See that electrical wire hanging out? That had been used for atrocious under-cabinet lighting pre-renovation so we made sure to raise it for later use.
For the actual shelves—I like to think of them as “sleeves”—John used 3/4” sanded plywood for the tops and bottoms of each shelf, then 1 x 6 clear pine ripped down to desired thickness for the fronts and one side (the other side is against the wall, so was left open). The primed sleeves spent a few days on the screened in porch while I tiled around the frames, they were pretty heavy and very solid.
I’ve made an attempt to lay out the measurements involving our floating shelf project. These are to scale and give a good idea of how our plans differed from Ana’s.
Make sense? Hey, props to Ana…explaining how things go together is tough stuff. She is a total rock star. I have to measure anything I cut about 10 times so I’m impressed by anyone who can put together even the most basic of furniture.
Oh, and I’m pretty frightened by power tools…except a tile saw, that I have mastered. (Wa ah ah ah ah—a sinister laugh seemed to work here…no?)
By the time the shelves were secured and the dry wall set, I had made my way around to what I called “The Big Wall” of tile. Read more about my tiling here…I’m still pretty darn proud. Our plan was to tile close to the shelf frames, but not have to make it perfect. In other words, I had wiggle room because the shelves would slide on and hide about 1/4″ of whatever I had going on tile-wise.
For the most part, I was able to measure one tile to just below the frame, count how many I needed for that row, then head out to the saw and make all my cuts at one time. It’s not like this saved me hours of time, but I appreciated a few saved trips.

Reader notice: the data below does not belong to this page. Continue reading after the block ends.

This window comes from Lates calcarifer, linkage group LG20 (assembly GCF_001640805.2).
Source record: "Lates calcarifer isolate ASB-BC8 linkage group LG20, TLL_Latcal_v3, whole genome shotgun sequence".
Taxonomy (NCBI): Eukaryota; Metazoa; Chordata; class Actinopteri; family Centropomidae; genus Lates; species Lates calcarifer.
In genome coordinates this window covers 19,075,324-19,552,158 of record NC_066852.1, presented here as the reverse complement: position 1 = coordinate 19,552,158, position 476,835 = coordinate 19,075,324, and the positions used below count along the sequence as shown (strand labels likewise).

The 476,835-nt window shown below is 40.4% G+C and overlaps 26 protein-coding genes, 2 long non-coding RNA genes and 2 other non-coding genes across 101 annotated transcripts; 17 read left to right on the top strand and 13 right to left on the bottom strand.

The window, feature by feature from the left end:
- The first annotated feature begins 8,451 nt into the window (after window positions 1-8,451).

Above the shelf frames was a different story. Since we were using regular adhesive and not quick set, there was some dry time involved which could lead to “slipping” if there weren’t tiles below for support. So when I did the tiles above the frames, I used little plastic spacer-wedgy-ma-bobs (technical term) to support the tiles and keep them in place while drying. I also constantly pulled out my trusty level to ensure no slippage had occurred.
Again, John’s idea, worked perfectly.
Remember that electrical cord?
Stu had the foresight to pick up some LED under counter lighting during our final mad-dash IKEA shopping trip (before moving back to the Ikea-less Midwest state of Missouri) and found it to be the perfect compliment to our floating shelves.
And that was it! Not so bad, as project go.
Would doing everything ourselves have been cheaper? Actually, I’m going to say no, because just the cost of gas alone for us to drive back and forth to the hardware store for missing/wrong/replacement equipment/hardware made having a pro do it a wash
And I can be 100% they will never come crashing down in the middle of the night. Peace of mind is worth every penny.
Do you have floating shelves? Do you love them? Did you do them yourself? Please share a link or story. I LOVE hearing from you. And if you want to see my inspirations for our kitchen renovation, follow me on Pinterest!
Visit Preparing for Peanuts’s profile on Pinterest.